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Share Name Share Symbol Market Type Share ISIN Share Description
Debenhams LSE:DEB London Ordinary Share GB00B126KH97 ORD 0.01P
  Price Change % Change Share Price Bid Price Offer Price High Price Low Price Open Price Shares Traded Last Trade
  -0.50p -1.16% 42.75p 42.75p 43.00p 43.75p 42.75p 43.75p 1,518,591 16:35:03
Industry Sector Turnover (m) Profit (m) EPS - Basic PE Ratio Market Cap (m)
General Retailers 2,341.7 105.8 7.0 6.1 524.89

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Date Time Title Posts
23/7/201712:56Debenhams charts/news2,055
20/7/201708:13Debenhams3,696
15/3/201315:41Debenhams re-listed19
05/10/200323:29Debenhams is OK175
06/6/200219:42Debbenhams24

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DateSubject
23/7/2017
09:20
Debenhams Daily Update: Debenhams is listed in the General Retailers sector of the London Stock Exchange with ticker DEB. The last closing price for Debenhams was 43.25p.
Debenhams has a 4 week average price of 42.25p and a 12 week average price of 42.25p.
The 1 year high share price is 64.25p while the 1 year low share price is currently 42.25p.
There are currently 1,227,822,150 shares in issue and the average daily traded volume is 1,703,175 shares. The market capitalisation of Debenhams is £524,893,969.13.
20/7/2017
13:39
justiceforthemany: That is because these crooks suppress any good news and illegally manipulate the share price holding it down for as long as possible until they release the clamp. FCA say they are 'aware' and 'are investigating' but don't hold your breath! Sports Direct is up 12% today - yes TWELVE percent on announcing a 60% fall in profits (due in part to bad hedging) but then they only had 3% shorts. Debenhams will NOT be announcing a fall anywhere near 60% so on that basis we should be up 20% today! Deb are up <1%. Total BS.
16/7/2017
12:53
kazoom: just my thoughts on this f.i.m. Yes all of the shorts at sometime in the future have to close (excepting liquidation) thereby create a pool of future buyers. BUT, I think people underestimate the patience of the those taking short positions and their strategy. So called "hedge funds" seek to make gains whether the markets are rising or falling and one way of doing this is "pair trading". They might (just for a hypothetical example) be short DEB and long MKS - it then doesn't matter to them whether DEB go up or down; so long as MKS performs better than DEB they are in the money. In the current state of affairs though it's entirely possible they might be short most of the retail sector and balancing this with another sector entirely (maybe banking, resources, whatever). So it really doesn't, imho, make too much sense to assume that the shorts closing create a coiled spring effect - if when the do offload it could be over a very extended period. On the other hand some people seem to forward the argument that the shorts depress the price. Well certainly at the time they are opened, the create a "sell" that obviously depresses the price somewhat, but once that is done, they are entirely passive. The finally there is the argument that the level of short interest tells you what "the smart money" thinks. There's undoubtedly some truth in this (look at Carrilion for example where there has been substantial short interest for over 2 years), but the smart money isn't always as smart as you would think (and in fact as above, the objective may not be quite what you think), I've certainly made money on shares with a significant short interest in the past. Morrisons (MRW) from 2014 is quite a good recent example where the share price has risen almost in step with the rising short interest. compare with hTtp://www.shorttracker.co.uk/company/GB0006043169/all (sorry can't seem to embed that as an image)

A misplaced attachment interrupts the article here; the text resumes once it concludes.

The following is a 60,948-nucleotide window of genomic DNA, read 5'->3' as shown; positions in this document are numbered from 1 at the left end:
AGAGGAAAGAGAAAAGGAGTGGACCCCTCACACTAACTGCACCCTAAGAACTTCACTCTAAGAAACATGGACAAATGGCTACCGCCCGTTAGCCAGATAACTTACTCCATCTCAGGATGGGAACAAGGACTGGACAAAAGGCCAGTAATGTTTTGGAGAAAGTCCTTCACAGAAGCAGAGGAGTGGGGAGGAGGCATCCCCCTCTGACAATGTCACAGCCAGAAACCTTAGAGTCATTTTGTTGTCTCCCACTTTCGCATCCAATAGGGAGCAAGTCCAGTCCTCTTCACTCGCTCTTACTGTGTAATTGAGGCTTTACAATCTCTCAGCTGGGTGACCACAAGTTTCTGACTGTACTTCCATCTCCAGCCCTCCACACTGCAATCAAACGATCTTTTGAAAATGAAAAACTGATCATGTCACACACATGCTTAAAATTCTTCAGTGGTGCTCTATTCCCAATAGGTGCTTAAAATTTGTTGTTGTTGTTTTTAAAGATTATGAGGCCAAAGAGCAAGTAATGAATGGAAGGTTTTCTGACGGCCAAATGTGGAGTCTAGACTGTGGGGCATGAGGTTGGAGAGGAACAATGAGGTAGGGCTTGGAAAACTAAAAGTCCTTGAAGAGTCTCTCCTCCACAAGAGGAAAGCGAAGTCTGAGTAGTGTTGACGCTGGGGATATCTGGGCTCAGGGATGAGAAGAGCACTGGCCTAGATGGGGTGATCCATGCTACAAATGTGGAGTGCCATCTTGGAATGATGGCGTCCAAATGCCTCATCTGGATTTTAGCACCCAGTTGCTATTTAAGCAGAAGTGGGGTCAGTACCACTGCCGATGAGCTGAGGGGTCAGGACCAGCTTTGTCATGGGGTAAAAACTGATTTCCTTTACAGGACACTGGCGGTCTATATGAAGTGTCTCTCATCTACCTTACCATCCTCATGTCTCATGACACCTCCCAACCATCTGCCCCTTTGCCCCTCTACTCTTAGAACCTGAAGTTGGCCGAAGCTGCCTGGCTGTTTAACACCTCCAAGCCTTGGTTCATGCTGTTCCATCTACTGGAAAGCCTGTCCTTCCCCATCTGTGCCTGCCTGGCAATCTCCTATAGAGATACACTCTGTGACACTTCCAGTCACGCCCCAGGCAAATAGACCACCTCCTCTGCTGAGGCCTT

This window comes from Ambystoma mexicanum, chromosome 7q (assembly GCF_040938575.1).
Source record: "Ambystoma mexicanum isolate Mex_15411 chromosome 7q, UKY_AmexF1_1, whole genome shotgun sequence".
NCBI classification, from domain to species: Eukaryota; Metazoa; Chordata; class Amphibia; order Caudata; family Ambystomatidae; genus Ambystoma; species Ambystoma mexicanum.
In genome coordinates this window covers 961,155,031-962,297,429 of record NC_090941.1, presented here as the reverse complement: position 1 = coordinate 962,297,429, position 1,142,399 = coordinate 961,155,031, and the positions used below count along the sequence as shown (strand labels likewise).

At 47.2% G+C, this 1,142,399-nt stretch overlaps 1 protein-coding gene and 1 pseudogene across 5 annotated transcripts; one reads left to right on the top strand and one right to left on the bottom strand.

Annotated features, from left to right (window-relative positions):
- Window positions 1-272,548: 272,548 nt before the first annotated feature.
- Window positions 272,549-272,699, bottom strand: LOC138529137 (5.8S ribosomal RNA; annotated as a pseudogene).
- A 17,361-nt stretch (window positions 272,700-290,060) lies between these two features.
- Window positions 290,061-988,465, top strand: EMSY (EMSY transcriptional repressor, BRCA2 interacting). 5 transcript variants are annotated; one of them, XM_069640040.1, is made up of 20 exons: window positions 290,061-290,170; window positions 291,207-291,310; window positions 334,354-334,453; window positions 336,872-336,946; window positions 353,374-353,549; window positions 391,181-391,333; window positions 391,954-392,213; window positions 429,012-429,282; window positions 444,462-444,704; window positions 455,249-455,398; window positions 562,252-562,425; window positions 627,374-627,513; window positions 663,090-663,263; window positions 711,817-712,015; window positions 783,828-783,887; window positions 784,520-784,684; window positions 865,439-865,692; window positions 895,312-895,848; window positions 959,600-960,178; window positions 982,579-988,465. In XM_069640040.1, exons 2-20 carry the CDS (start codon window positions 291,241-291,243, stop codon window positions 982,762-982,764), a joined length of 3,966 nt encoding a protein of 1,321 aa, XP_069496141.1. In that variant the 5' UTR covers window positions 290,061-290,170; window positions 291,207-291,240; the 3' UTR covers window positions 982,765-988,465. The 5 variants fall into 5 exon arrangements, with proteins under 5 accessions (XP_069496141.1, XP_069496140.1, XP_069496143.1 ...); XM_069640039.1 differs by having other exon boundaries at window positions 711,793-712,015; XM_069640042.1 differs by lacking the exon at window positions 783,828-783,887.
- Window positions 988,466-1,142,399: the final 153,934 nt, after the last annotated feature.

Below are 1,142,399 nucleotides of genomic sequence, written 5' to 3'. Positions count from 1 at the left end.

04/7/2017
20:57
kazoom: Personally I disagree about short selling. Certainly in extreme crises it can exacerbate momentum and undermine confidence. But in the normal run of things it's just a 'player' taking an opposite view. If it were the case that shorting is the only reason the Deb share price is as low as it is. (IE it is an 'artificial' price) then all that would do would be to great a brilliant buying opportunity which would generate great returns once the future outturns prove the case. In truth jftm should be celebrating the shorters for producing this great opportunity. For me, I think that in the emerging retail slowdown Deb will not go bust (probably) and that therefore in the fullness of time (maybe a couple of years) this will prove to be a bargain price. In the meantime though I think that things will get worse for retailers and there will probably be bigger bargains still to come. Other than extra special situations, I don't expect to be buying into any retailers until 2018.
27/6/2017
23:12